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-mWo ra OLE S, 1.UND1ar1"*R T?., 1t.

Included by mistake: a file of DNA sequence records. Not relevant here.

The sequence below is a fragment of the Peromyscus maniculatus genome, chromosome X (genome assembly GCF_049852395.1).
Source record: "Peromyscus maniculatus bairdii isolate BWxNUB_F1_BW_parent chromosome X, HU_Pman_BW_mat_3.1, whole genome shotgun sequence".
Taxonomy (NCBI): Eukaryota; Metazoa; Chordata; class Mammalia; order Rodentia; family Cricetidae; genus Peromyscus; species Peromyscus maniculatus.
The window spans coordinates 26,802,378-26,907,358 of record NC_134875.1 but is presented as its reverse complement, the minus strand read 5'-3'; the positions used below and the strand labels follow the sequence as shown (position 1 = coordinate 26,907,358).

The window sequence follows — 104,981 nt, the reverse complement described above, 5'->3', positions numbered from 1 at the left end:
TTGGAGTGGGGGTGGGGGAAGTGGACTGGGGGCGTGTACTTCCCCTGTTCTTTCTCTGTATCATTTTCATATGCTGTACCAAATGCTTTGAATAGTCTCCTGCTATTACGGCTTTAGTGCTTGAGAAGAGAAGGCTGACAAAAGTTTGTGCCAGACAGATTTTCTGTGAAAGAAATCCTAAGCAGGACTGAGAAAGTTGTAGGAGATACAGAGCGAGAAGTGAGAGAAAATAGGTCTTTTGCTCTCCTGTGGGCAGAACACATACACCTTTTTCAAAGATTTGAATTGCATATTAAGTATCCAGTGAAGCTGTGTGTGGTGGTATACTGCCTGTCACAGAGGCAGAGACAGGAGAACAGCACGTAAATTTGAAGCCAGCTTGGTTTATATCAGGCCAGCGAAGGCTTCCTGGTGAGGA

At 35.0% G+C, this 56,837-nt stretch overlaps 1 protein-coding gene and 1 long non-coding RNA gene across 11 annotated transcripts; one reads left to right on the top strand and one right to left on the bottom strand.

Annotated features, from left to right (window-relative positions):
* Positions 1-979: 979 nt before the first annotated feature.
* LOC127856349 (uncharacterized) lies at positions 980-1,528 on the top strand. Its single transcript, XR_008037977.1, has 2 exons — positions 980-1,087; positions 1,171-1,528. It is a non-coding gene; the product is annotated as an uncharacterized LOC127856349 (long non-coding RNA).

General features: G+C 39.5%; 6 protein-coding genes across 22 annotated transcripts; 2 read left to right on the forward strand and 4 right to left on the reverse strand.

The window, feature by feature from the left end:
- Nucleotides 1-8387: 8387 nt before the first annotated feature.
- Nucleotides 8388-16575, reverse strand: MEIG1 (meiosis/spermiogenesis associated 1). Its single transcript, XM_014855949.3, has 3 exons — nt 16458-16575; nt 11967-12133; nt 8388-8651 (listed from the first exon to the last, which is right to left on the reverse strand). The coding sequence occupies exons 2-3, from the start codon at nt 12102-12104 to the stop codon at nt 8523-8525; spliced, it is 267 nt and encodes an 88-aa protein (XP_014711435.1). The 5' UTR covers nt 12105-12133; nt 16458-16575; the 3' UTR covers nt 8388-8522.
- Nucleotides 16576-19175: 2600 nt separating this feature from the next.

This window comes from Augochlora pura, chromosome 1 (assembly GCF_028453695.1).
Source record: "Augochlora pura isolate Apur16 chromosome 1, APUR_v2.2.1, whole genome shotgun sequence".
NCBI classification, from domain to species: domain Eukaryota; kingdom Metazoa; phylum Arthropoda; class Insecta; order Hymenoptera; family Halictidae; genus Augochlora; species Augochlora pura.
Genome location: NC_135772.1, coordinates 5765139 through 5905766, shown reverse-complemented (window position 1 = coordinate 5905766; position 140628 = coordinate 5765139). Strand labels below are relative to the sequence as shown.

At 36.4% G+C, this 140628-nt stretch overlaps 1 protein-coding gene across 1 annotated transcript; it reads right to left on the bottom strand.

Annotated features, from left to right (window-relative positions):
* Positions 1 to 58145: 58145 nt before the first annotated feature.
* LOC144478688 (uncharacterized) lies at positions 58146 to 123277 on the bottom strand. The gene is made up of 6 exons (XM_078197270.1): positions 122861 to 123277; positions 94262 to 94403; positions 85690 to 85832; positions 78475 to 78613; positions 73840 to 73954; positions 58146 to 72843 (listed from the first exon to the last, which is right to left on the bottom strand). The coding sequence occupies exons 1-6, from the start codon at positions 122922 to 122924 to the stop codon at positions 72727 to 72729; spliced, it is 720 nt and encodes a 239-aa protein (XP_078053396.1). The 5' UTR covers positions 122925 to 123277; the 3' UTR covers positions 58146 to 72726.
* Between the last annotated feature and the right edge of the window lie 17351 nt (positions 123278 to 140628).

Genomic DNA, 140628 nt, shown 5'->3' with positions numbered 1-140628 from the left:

(Continaee fim a st Page) neighborhood. 'Persons erhwded around his eage every dday, -hei oe..ormerly did to the dlnneroftheking. Atlrsthis visitors weremost y school-boys, -who pointed him outtoone ta other, relating his numerous tricks; then came little gird bringing him dainties and calling to him with their sweet voices, and the old bachelor on the third story also came to see Spring, and would always stop to relate the history of his dead canary. Good Father Mark! how he enjoyed his pet's triumph. Every day witnessed the progress of the bird. All that he wished to' team. him was understood and retained. The bullfinch forgot his woodland songs to carol the air whistled by his master. Such, a~Ltength, became the celebrity of Spring, that Mark thought he ought not to leave him any longer ih his poor cago; he must have a dwelling worthy of his visitors. Our worthy tailor, therefore, ransacking every corner of his money-drawer, started out one flneday with every penny he possessed, and soon returned in triumph with the prettiest It was made of bars of wire delicately turned, ornamented with glass beads and silver fll agree, porcelain mangers atq-crystal troughs; the emperor could have desired no better. The door of this tiny palace was oilened, and its future occupanwasnt was troduced. But alast instead of appearing pleased with his new home, Spring flew- hero and there with an angry air, straiing himself against the bars and endervoring to escape from his beautiful prison. "This home sickness will pass away after awhile," said Mark to himeelf, to-morrow we shall hear him singing his To Deaem of joy." But the followng day and several others passed, asd rna chrpwas heard. The exiled ird remained on his perch silent and sad. In vain his master increased hisallowanece of cake and millet grass. Spring regarded all with a languid eye. The bird with his head cast down, feathers rauled, sad dull, languid eyes, appeared pining away. Mark couldstndit no longer. He opend the door of his Louvre, and proaduced the old cage still hung with the withabied chick-weed. On seeing it, theprison ar aroused if-mself* he raised his wings lew towards his o home, then datting on one of the bar he suddenly uttered a lively cry. His love for life seemed to have returned; with familiar scenes he recalled his forgotten songs. His voice was never so well modalated or so sonorous; it filled the little chamber of the ftailor. Singing one after another of his old airs, he seemed to exhaust his melodies in the fuliness of his joy. Wiser than many men, he had refused opulence in order to insure a paceful life and th humble asylum ; in his own language. he sung those beautiful words of Virgil: "appy is the man who sleeps beneath the roof where lie was born, and beholdcsthe ripen -ing harvests ofhispatrimonial estate." Sweet bird, thy wisdom often recurs to my mind to enlighten and strengthen me. Ah ! that thou could'tt ilnpirt to every one thy love. *.III cisy, ant. ie necessity of ltgleration! Why is not thy joyous chant as it mounts to heaven, understood by every passer by. It seems to say: Confine your desires within the limits of your possessions; it is moderation in our wishles that mnake us rich ; ma,n rants but little here below, and that little not long. That it is that the carol'ng of Spring :has so often spoken to my mind. But I hear his songs no Wore: he is gone, never to eturu. For some mouths past Father Marl's work was diminiushing; and at length lie was with out any. The poor tailor was obliged to accept journeywork at some distance fromu his home. He went to work at daybreak and did not re turn until eve;in-e so that Spring conldl see him but seldom. Who bird was proiahble grow ing sad, for one day I met Mark uniler the stairease with the cage in his hand. I saluted Spring and congratulated my friend on having so joyous a companion who supplied to hint the place of a family and of society. " At one time you imighthave saidso," replied he. " While I 'orked at my needle day after day, he chatted gaily with me, and at dinner I enjoyed sweeter music than the greatest prin ces. But now all is changed! Since I have been going out to work, I leave-sw-early and return so late that my pet is always asleep when I see him. It isonly on Sunday that we can enjoy each other's society. Thls cannot continue, Monsieur. Spring is becoming sad at being left so much alone, and, to tell the truth, it is not the life for a singing bird - he needs some one to listen to his songs anti to respond to them; so I have made a great resolution, I free my bullfinch !" At these words his voice was husky with emotion, and le leftme abruptly. Poor Father Mark, may God remember his self-devotion I If it is true that a cup of cold water given to the poor will be rewarded in the kingdom of heaven, I hope this sacrifice, made even for the happiness of a bird, may be remembered in favor of my good neighbor. TnE CATIIOLIC WounL, For January.-The New York Publication House. We subjoiI the contents of this excellent Magazine: Galileo-Galilei; Out of the Depths have I cried unto Thee, O Lord; The General Convention of the Protestant Episcopal Church; -hristmas: The Invasion; The Unity of Sci entific and Revealed Truth; The Story Sf Mar cel; Protestantism a Failure; The Evening Primrose; Herimbre-Brandon; Letter Apos tolic of Plus IX; Sonnet from Dante; Christ mas Gifts; The American College in Rome; Catholicity and Pantheism. Mr. Gogarty, 151 Camp street, is the agent, to whose courtesy we are indebted for the present number. E. C. Palmer & Co. possess a lagrge nand varled csolertament of carpets, mats. oil cloths, etc. Per. suns ilnt 'lndiug to purchase anything in their line should call at si, 95 sad 97 Camp st-it't. iee adv-ertisceuint. MeIlh'.in if the H ibernian Mutuanl lienlevolent Aesai-ioiltl til icei] that a ncetin5 w il take idace on 'Ihiauleb'-. .Ilmtuwii- t, at haUtifpat 7u cluck. P. F. (t;giatty, Catholic IBookseller ahnd Atl tioler, 1it1 t'(ilp tr ct, l iaa litrge a-mortel.llllt (fr loiok, which would Ias,- ielmolp-riate p'sy.'atst at this saclon. See advertisat.i-. Archie 1L. l'illler', t;nlliry- of A.\rt. t1i7 Povdrns street, guallrantees to gire aati.lh,'-tin,ol ir - Iio-i pa ke|l. hia i a suaennileisilhitndiog. cIol hy i-alhuiig at the Poyvlci street. wll- o'ifi nll r l a tic.- 'i here line lstiouta graphs cnl ie hadlt for I 50 per doz-En. Mssrs. Iecres &-. Blyrntes, 7i lT'lheilitonlas stre,-t, whse advertisemuent will ew lilitllt ill al',tther colnumn. are oJlt ian receipt of a aInrge conaignuaieut of gieen meat, thie primest ars'ticle in the market. Mmlie. I)odglc'a tillinery, desemnlakinig alnt trlmming stor. 2t' u (aual street, keelps costanitly to band Illies' read.y-made clothtmg of every deecriiloun, - sme her styles are ot the latst. See adverttsement. Dr. Clantant, whose canl appears elsewhere, has a well deserred repultation for all the traits which sre looked for n an epericenced and skilltful practitioner. lils ealidece is ito Canal street. among thasect sn lew TO aad4Aseewhselt aukabted. Thmirtor motapqswe ,botL h he m pulpit and press, 'hiie -been made io hise a dresses-"Prqtestania 'a Failure;"- but the Doctor maintains his ground valiantly,asad his latest demonstration thus ~winds up hispart of the controversy: We bring forward an additional eh1ý to day, iaz : That wherever you meet witha re gion of country that has been burned over and -over again with the Ares of "Revivalism," there an almost utter and -ery general Indiffer ence to religion eventtally sapeirvieni e look not so much to the immediate results of the revival system, Tn m--alin-ithii additional charge ; they are deceptive. But we look to the final feits. The whole system is a stupen dous blunder. But even the immediateresulte "ae not to Ake passed. over lightly. Take the great revival of 18569-a6 in Ireland. What is the testimony of Reev aae Nelson ia Presby terian minister in Bi olst ! He fratnkly says: "The revival was made to rest-for iterealityon certain extraordinary eonversions,-which have since proved false and wicked ; the.conasqunce being an immensely increased iiiorality in Ulster. Now," he says, " will Dr. McCorle meet ns on this assertion, or put it to the test of sta tistics We know he will not; dare not. The norality of the Presbyterian people has been ruined by revivals." Such, my brethren, was the immediate result, one of the revivalists himself being the judge. Let me give you an other eatract concerning that same revival; it is this, viz : "Many of the earlier revivalists, whose mental calibre could not withstand the excitement of the movement, have found a per-. manent home liilunatie asylums; while multi tudes of others, piffed up'with spiritual pride, have fallen into worsed sesesthan that of the mind. Many who, thri ]e ago, were dis tinguished as revivalist preaiTehi of the purest and most sanctified kind, are now drunkards thieves, and immoral livers; and one, to our certain knowledge, is now lying in prison, charged with being concerned in alate coward ly and barbarous murder. Since the revival began seduction has prevailed to aha extent evser~~bewn .Rfore,as the large increase in the number of illegitimate ebildren so fully preveea Has drunkenness or immoraity decreased in the district where it chiefly prevailed The very contrary is the fact. Judged, therefore, by Its results the revival movement of 1860 must be considered not as ' a refreshing stream of God's grace,' as some have not hesitated to profanely call it, but as a withering blight, which has parched the ground whichit seemed to refresh, and his left embind it fruits the full bitterness of which will never be truly known till the day of doom." But I do not intend, in this sermon, to dwell at all upon this point of the searing effect of Protestant revivals. I merely allude to it, and' return to one of the main charges, viz: That wherever the fundamental principles of Pro testantism have taken deep root in the mind of a thooghtful people, there, after a number of generations, infidelity prevlails, to a very gun oral-to an alarming extent. The charge is that the logica~i conclusion of the fiudameutal prin tilles of Protestantism is Rationalism, and that the historic issue in the case of Germany, Swit zerlandl, America, and other Protestant lands, substantiates the logical anticipation. You percieve at once the seriousness of this indict uimet. If it is true, then Protestantismis what I have charged it to-be, a betesy. If it is true, it is not a subjeet to be plrovoked about; it is a nmattir to blagrieved ovec; for mulhitudes of good Iaon have beent, anlld areidentified with the system. If it is true, Protesiaotism sho!ld be vuided by every oc who m oe l brother man, and the causo of Our Blessed Saviour. Its houses of worship should not be entered by the sons and daughters of the Church. If it ts not trite, then it is for Protestants to let us know why, which they have essayed but failed to do hitherto. If it is true, it is something you ought to know, and not to turn aside from. If it is true, it is criminal for the Christian to ig nore it. It is too important to be pushed aside because it is anll unpleasant subject. If individuals will not hear the word the world is hearing, and will hear, and will decide the issue, there are two counts, then, in the in dictment, which I dwell on this morning. First, that, as a fact, infidelity prevails very widely int lands which once were Protestant. Secondly, that is because the logical issue of the Protestant dogma is Rationalism. Let us con sider the first count. Permit me tp read to you a little Acconnt o fRcligion i Genera, Switterland. It is written by a'Protestant minister', and, is as follows, viz: " The statements made by Mr. J. Wright, a Unitarian, are, alas, too true, viz: That-thesuccessorsof the very magistrates who condemned 'Servetus, of the pastors who ex communicated him as the denier of the Trinity, now themselves unite in rejecting that doc trine! The faith of the great Churches of Ge neva is Unitarianism. The system of John Calvin is almost extinct in the town where he was once the spiritual tyrant. There are be lievers in the divinity of our Blessed Lord Jesus existing in Geneva, it is true, who are divided into several-parties , but the National Church of Geneva is Unitarian. The number of inhab itants in Geneva amounts to about 64,000; among them are about 40,000 Unitarians, 18,000 Roman Catholics, and--the miserable balance are left to Protestant Triuitsrianism." We all know how things have turned out after three centuries of Protestantism in Ger many. There is no tced.of testilmony oni that point. We all know haiov it is ini New EaiIfatnd, and wherever New l:glaiud emnigrati.-, has spread. But let mie ren.lt you ani extrint i:, illus tration. Not many mI -u:tls simr.. t.Iet II. lttlord Courant informed us thatt " tie " oate 'i..tinal ministers of Connecticrut havet tlortuil-lyt caln vsasseed their parisht-s i,, nt-.. t.tit the n-ntnale, religious condition i-f th- State. "T1m- r-siult was unexpeeted. In t:e httn.h'.l o-Ii ,m at least one-third of thi. ":::,aji. :.1- att i'Vtthc habit of going to clm l,:. ltr',li;, wwa'utud to inemrse io iprolsirtiin tt he dititan,i ;c, the -emtre of the towns,. It Cprevails ui,:c iin sllarsily settled fl'aring dlistricts titan in the mii'anfactniurinig villages." The Co~ nitfte on Ilome Evangelization sny ill tlheir pblihhecd re iiirt: 'The returns give the ir',rcssion tlat tlie Riooan Cathlolic populaltino dio niot ofl-nt siik to so low a gradle ofhe.atli(-ismn as thIe ir riligions nativm-born liopulatiini. TIny do niot ittirtcly aladon sonme thiuighlt of (God, riand ntuiarestiect for their owircligioumd''Yfis.rfat cos. Unitii-nmlv. the ilistr j-is most ittIrly given over t, dlcsolatiol, are districts it-eupitl by am liliulatioin ptnrlCy Amsv'rienaa. A sjiilTr state of things i, r-lic rtrd to exist in somne iparts of Mat sachusett.:" Now, brithrlen, I amn iot, of coursc-, deftnding limmnn Catliolicism. But it is at least singullar to lotice that of two evils in C'on nitcticut, iioii:oatismii anad PIrotestanitism, that Sjhich, with trll its errors, is atill Catholic, is, accordingr to tihe ,atlicial testimony of Protest untsl tlheat-lnses, the hlessr. Now, let us stc what is going on almong the Presbyterians. Some i crs ago there was a liong article in tihe New Tu k (Obserrer, (Old School), in eulogy of an cx-cllhnt "elect laldy," lwho was especsally coltilendled for knowing the Westminster Cate clhisan y heart and teaching it carefully toher lteasgendants. The Obserru- then went on to say : " There are fewer amnong s now, fewer in pro reported as aving ocnrree neatr Smyrna in AsialMinar.- Two g tian mail steamers col da, andover two hun persons arereport edlost. LonDDo, Dec. 24.-The Mbmes, reviewing Spinner'esrport,derives altogether dishearten ig views of AmericanAaancea. It is now regarded as almost certain that France and England will join a conference for the settlement of the Easlern question. LoNDON, Dec. 25-Judicial committee - dt vtded on thecase of Martin vs. Maekanoehie, appealed from the Court of Arehes: The charges againt Maokanohie "wered; .knteling or p ros before the consecrated elements and the use of lighted Candles. The Privy Council decided against Mackanochie and con demned thliepratices charged against him. A Vienna dispatch says it is certaip that the Western powers will agree with Austria respect ing a conference. The BSultan extends the time for the depart ure of. the Greeks from Turkish soil to live weeks. -Russia asks Turkey and Greece to suspend action pendigthe conference, which will as semble in January. Bismarck favors it. PAsrs, Dee. 5.-Le Tebmpe says that France and England have little sympathy with this Conference. Later adviees from Paraguay says that the allies attacked. Valletta. and were repulsed, losing 1500 killed and wounded. CoNSr m ona oLa, Dec. 25.--The Greek Min ister has formally retired from his post, and returned to Athens. - MANsna , r . 25.-Manchester cotton mills working slRt time. American Minister at Constantinople offers protection to Greek sabjects. . LASr MOmrTrs OF RosesnL-.We gather from a Paris paper the following particulars of the last moments of this great anderiginal com poser : "' H illness for the two d7ys before hisde mise was a sl-S agony, and he uffered a real martyrdom. -is body was literally on fire, so atl did theajia mmation consume him. Fromtimeto time-h meased out ' I burn-ice -ices sad this was readily given him as a final :·ae.'' is sometimes took the hand of his wife, who, never left his side, and covered it with kisses. Together with the name of mae. eesini,-which he was almost always ut tering, that which he most frequently pronoun ced was Jean, an oldattendant who had shown great devotedncs tp his master. Friends ne ver ceased succeeding each other in waiting on him-viz: MM. Vancorbell, Michotte, Peruosi, Ivanhoffe, S.Tamburini and Dr. Fortina. Mme. Rossini, revising her first decision, had allow the Abbe of St. Roche to have access to the dy ing man, who confessed to him. On Friday, at two, the Cure of Paussy administered extreme unction, and half an hour after the patient lost cousciousness. Alaborious breathing alone in-i dicated thatlife renmained. At ten at night ihe uttered his wife'e name. and that was the last word he spoke. At 11 he was thought to b, dead, and a light was passed close to his eyes, but the upper lids opened. And a little after midnight he expired. Thus passed away the greatest of modern composers.". , De. BgLLOws AND Ta ITrxa Pars. The Rev. blower, after writing a series of let ters from Europe, in which he dealt largely in slanders against the church generally, has sent a communication to the London Sime., in which he particularly traduce the Irish priesthood. A French paper thus alludes to this last per formance : The Rev. WV. Bellows hasd published, in the Lohdon Times, a letter on the Irish in America. The reputation of the Rev. Doctor, and the wide circulation of the imes, have given to this letter an importance it byno means merits. The English doctor, under the influence of his anti-Catholic prejudices, presents a picture o priests which is anything but true. He statfs that Irishl priests exercise over their flockse a absolute influence even on political questions; that eleciions are discussed from the pulpits, and the l4t people vote according to the die tation of thoer.dergy. This is uttt'ly false, especially nai-egards the Uhited Syntes. The people esteedi and revere- their pidst, buecause he is worthy-bof:iespectd.ald veneration-bunt the Rev. doctor'knows full welltthat the lCath olie Church in America doe not mingle in polities so long, at least, the government ablsta;,s from interfering fith the liberty of worship, which is the ease the present time. Dr. Bellows gratuitoly calumniates the Catholic.clergy. He ld have taken eoun sel of his confreres in the United States. They would have inform him that the great influ ence of the Catholi clergy and the universal respect which is e erywhere paid to them. are ow11ing, in a gremeasure, to the fact that they invariably keepaloof from political agitations. During the w Catholic priests delivered no harangues ~ arouse public enthusiasm. So universally/did they abstain from playing the political' magogue, that they were inmoct de nounced"4s rebels, While to-day their prudent reserve/is a subject of universal applause. Whether a Democrat or a Republican concerned themo but little; they only sought to save soels, to train up children on Christian prin citles, to give counsel and assistance to all who approached them, and, like their Divine Mas ter, spend their lives in doing good. The Englishl doctor has mistaken the door; hie has taken the Protestant tenmple for a Cath olic church. In such a temple religion, in point of fact, is altogether political, alnd tihe everertdl ministers seem never to become tired ih dislcussing the mnost arduous taid compulicated question-s, not of grace, but of politicnl aedmi, istlation. These are your political p.rsons; miun like Drs. Cheever and Henry TVard Belcher, the latter of whomC, especialy, one is alwyns sullo to meet with -whenever it is ncces sary to inlllamne the popIlar passions. If D)r. lell,,ws wshes to retain any share of liulic cosidlr:lation, hlie must almtailn in the future from suhch elabornto calumnies. They munst he anything liut acceptable in the United States l)r. Hleach, whose card will be found in our pilper, is amo ng oar oh[tet and most esteemiedl pisciti tieo.rs.. Ofinee. corner of Canal and Claiborne strcets; reiuence, 30J Canal.- Ro;FINo, Wm'sni, Coui., ETC.--Vo direct at teniion to the advertisements of Mr. ,T. C. Kathlman, who1se connection with the tropical rpsf manufacturing business is long and favorabl known. lie likewise dedals in wood, coal and chncireo, which, from his warm heartedlnesa, be will dlislnse of At moderate rates, that others may be comfortable In these Joyous days. DxaursTRv.--Drs. Pritchard & Cyphers, den tists, our readers win be glad to know. sre now perma nen located.at t11 Canal street. The east "lanninium plate. are their own invrention, and operations conided to them they are prepared to execato in the moet ap proved manner. Bee advertiement. lk ýits about pub isihas>d Chief Suth, aboonvere de kahne ahwipn ise alnatsely peits i are received at the hPi qtbal-the i ilhet. and owest g 'ohe;r places in the order of arrival., "Did ChiefJnstios&aney desire that slavery bshould conotinueo " "Why, sir, be gave the very best proof of the contrary ; for though poor, he manumitted all his negroes, asl left his family without mo uyor servants. Some time ago I was applied sbja nobleman from Europe for a large pi tu of Judge Tnaey, and found that th only copies remaining were markefis set apart for some of his faithlil, oherished, life-long slaves and - - " In what pertained to his office, Judge Ta nety was uncompromisinge, reserved and Judi oal, but ae was as demoratic as a sage be fore his God.-. At Frede4ick, arwas hi cs to wait in the rain outalde of the Catholic Chuoah till the priest was ready to call him to confeasion. " The priest said, one day, "Judge Tamn, you need not wait among thes negres yon can go into my office, or be eodllmed immedi "No, sir," said the Chief Justice, "I will take my turn. Are Protestant Goeer*neamts Liberal --It is very common for Protestants to contrast Catholic and Protestant Governments-boasting of the liberality of the former. Norway is pre-emi nently Protestant, but its liberality is more than quesIionable, for it does not accord equal rights even to Protestant dissenters from the State Church; and Catholics ate still more un justly dealt with. Read the following : " Advices from Stockholm state that publie opinion in that city is-much pr-oeeapedwith a disommie, whicl isaboutto m in the Nor. y the trms of the m mtitaon tB e religion the State is Evan gelie-_thms . Dimsentem are exeladed from all lbUe mpicimeut, ad Jewasare prohibited rom enterlag the in dom. In 1845 a first modification of this flmud pmental law permitted, nder oneeditions still very rtrios, the exercise of Christian woar ship by dissenter, and in 1861 Israelites were forced to reside iin the coumntry. On-three occamsions, and particularly in 1865, a proposition was laid before the 8torthing for the repeal of article S9 which excluded peus not professing the State creed from public oM mes. The motion was supported by M. ehwel profeesor of law in the Universityof dGt-,ahois reputed to be the great est Jnribaonslt in the kingdom but it failed before the compact oppositon of the members representin the pesantelass. This is the pro posal shortly aont to be renewed and dis cuwged," TAKxMo MxASUaES.-We hear, frpm time to time, of persons "taking measures " for this or that pnopose. The internal evenu people .re taking mes sure* to heed the whisky ring -ward is taking a urea to purchase- the CaJbnibl Islads--tseeiey is taag easures to adopt a new pqfr of pat, pTrempar tort taoe entering upon the fonetmos of Minister to St. sma-the Lonian1sa e wllLtake measrs for cutting off aotherlFce o fat next month. But Lthemost eensible move we have het d of is that of the erowds of ladies ad fsnsleimen who Utrepglynn & Wiata's stoe, No. s Camp street-not to take, but leave theirn measures for the epldid boots and shoes for which this establish. oa . Besides mannfaetnlong, their stock on hand is large-e- large that every taste and jundment is sore to be gratified. Remember, o. 9 Camp street is the shoestore par excellance. Erx SuniatY.-It is a pleasure for us to draw attentlpb to the results obtained in the pratctiee of re eso'ý"er by Dr..Homberger, of 140 Cinal street. T.oere is no recommendation neesee on our pmat. dioe Dr.liomirra r offes to refer patienis.aetld with oe. lar disease to hondreda of his former clten in this city. who have found the- relief they ioueht. A nrofessional eatl6man of the bighest tanding in the cityas asmred u,that his own patients have derived an amont of ben t from Dr. Homburgera skilful operations whlch eould seem Incredible, were not the evidencese palpa ble as so overrde all incredoalty. Inarn ExrLas.-2H este-I itinhpanied Com modbre Patterson to-day on a visit of ceremony to the Austrian authorities of thq province. We called upon the military commandant-an Irishman, who occupies a part of the palace of the ex-King of Westphalia. Our reception by him was gentlemanly, cordial. and dignified. I think the Irish are, after all, the best man nered people in the world. They are found in every country as adventerdeafor honor, and change neither in character por manners. They follow foreign fashions, ind acquire a foreign-anguage; nbut in the first they retain their heart and in the latter their brogue. They are Irishmen alwys. Count N- is high in the favor of the Emperor, has the commis sion of a field-mahal, and is married to a Neapolitan princess, a most accomplished and lovely woman, and related to most of the royal houses of Europe. The Count's reputation as a soldier is well known, and he seems to me to have no djrawback to the enviableness of his life, except expatriation.-N. P. Willis. We direct attention to the advertisement of Spencer Field, Jr., wholesale and retail dealer in coal, corner of Camp and Girod street, to be found elsewhere. Artificial eggs are manufactured in Troy and sold at fifteen cents a dozen; they are said to be equal to the genuine article. We should hardly choose them for an ingiaedient in oitr Christmas egg nog. COAL AND WOOD. WINTER IS GOMINGf NOW IS TEE TIME TO LAY IN YOUR STOCK O WOOD-AND C OALI - I AM SEILING - OAK, S, AS, AND PINE WVOOD, T OAL AND CHIARUOAL, AT RATES TO SUIT THIE TIMES. CALL AND EXAMINE FOI YOURSELVES. - J. J. CLARKE, Office and Yard, corner Julia and Dryades; Branch Otice, 309 Julia street, New Basin. ocli 3m COAL...................... -... ....eCOAL McCLOSKEY. MASON - CO. Wholeeale and Retail Dealer In PITTSBURG, ANTHRACITE, and CANNEL COAL, 16t ravier atreet, _-_ 3m New Orleans. 'LOR RENT- re d-tweeid-Itasidence. corner of North Poydra beaes at~adain that thriving locality. Por erm and fnrther Infrmation, apply to Mrs. STUART, U Viliss street, between Gasquet and Common streets. dPO tf ?rwl : iie ..4 Me ,te. weA Vaal e ee wil are, .rapnatea-h wilia e a waku s with all -,nee izartaM.lllaý -i!s IA TORl Ae I flru rOir nse the Liven and - ev_ . - s n-ow Pass t be wi to gett -o thble - M t s.. mete e6a r n" o r'T'e ms for their en'lQ N.i OOD YZ'O 8 Corner of Caeal ned Royal streete, DnL . x..LAbWngLl .R PILLS. Preperedbg- PLEI NGBROTHERs. They can be haay tre or otry Store n th Unted Statees. d n29 A aINT TO THE LAeIES.l Almost every 1e 4 in New droeans ia now pnu. what to get forauitable 3ad at the same time etboudma. eal Chritmuas a hqw er's r their li enell mal frtwim e. AI ltyae pruelieved u Gide OING AT r ONCE -T - ", S. N.--MooDY's; Corner of Canad and Royal streets, amdselectm sem the 1ewi.mgsiet and ap. adon, ean imey, _O- .eh ARRAY .OFmiWSE,.NE, :, Myriads of -e1 Mest ,4osaq0 enda Elegant Silk, SReti, sand Wool CAR. ., Sil. sasea Wa l Wt'ig-ier TEs o -re Bosqa, Dn-rHDaaeay, Alpine, Norwood, Yaeht, Waiiaes., ete. o.t GAMRI and TIPE. ; A Superb Dress ing ben . a E hiar /creD Iar de Pefe olngR Du ads 1 a, e e Messer e fonlwlO r anc as Tdeet Se bb Cofmbs, esn, se. Gok enuin e Snn P ai'b, Jsan Maria 1oaaC.. ueevemits , 0 Bin.s. r ue ,en to gratify m y tate, and sit everypa ea. mebher., at - I N. OO Yo - 4 h s_ t y ad '- al. aPda streetri RJl. L .dOL Rfi 8. OmDi Ex`alVOnm....k..i..... .....P..ar..:etow Crkagh, Cooilke, To.e CAtoel.n, DreabD NeOE lall in ds oafnga e st"in reet, ~Cosraime, Limemck -Werdck, Clogheen Londondear a, WaterfOd, Carrick-on-Ser, Ft eLroy t. touho. l In mthiom nPou ndg AI Sdll ..a & orT - NOeCo. co on. a e , iS Orle ri, loie. This Bank. mn ns Idaed, beo left terain ac GeIBMra. Whag B d f, in pl IsBonet da yfdl newyOr ansd tuSrda yeas ofgern, nd onmdalr be m onde le at re-yd. in dam , wll TMAe L.O, Prteaident DIINLISSMITH & KEANNA'C. da st 8e aond 86 Poydraeetremtt JOADINS AND GENTLMENR FI-E TRUNK Worl aentod at thie allry o in e vert stle rtlans uIN to the aest, rETwl 8 E Trunks, etc. and LKE NCOLN & CO., Ander comnlact for Corynld e rted Sto and Br t-, thechae ianhd 18d3." When ast b St. Chafrom street, i eh Orles. Wallgng from aPier 45, 0orth liver, New Yorky every Coilungr om Liverpool every WEDNESDAY. .. Queenetown .. THU TDAY. CED EXCL AMMODAON ILD. Fir in to Liverpool a Quee steown 5mport.r ............ ..o . E l h . G . .d A 7erican Toys. an G OUd Y ,hire COrattrg Voloypele a Coirst Cabin to London fro Becw a ik .. 1s .re, et. .tmbraeg Larget VaeyofUEW. 1d 0a. OUTHEN Bre, AntwerpE, Rotterdam, T . barft Cabin t h sew York front Livertool ora epens steerag O . 1 .f L iv o 1L rxneAD teo, llo New ei ed Gold aYd Crrkcy, and trct a Gerolera Ba e8ing Rsinoe. e OAle-h straihoued sl be mde tepreed dta ys . Manis'm b d THOrt L see a TONa , t Prlesident. olu ntryn deone yeommo, ore r ee. nde eareekt the . LISES n rts. halv y t Cce nd eeNoe tre laresdt streeten Toys. Fancy Goods, Cbl inth Celty.riages loieds ei. attentionbei f r et of the kind ever seent bof nes th lStrs. T Trk etcm. dt 3 lan aGeneral Ban rin e strwg Orleans. UDer countr d orys Crrying d Unit dSaturasad. Sali o Pir, NortO t Rietor , oresder FistCain u to civero and opnedoteleso ta form ewt Toergoto our lave' rle nTrkerw wott calm Firsatte C obeing to e ork route kindpeo l over seen SNew Orleans. Our stock of iA tNew York s Infante under one year. free. 813 ly 180 Commson, corner Carndeet steet,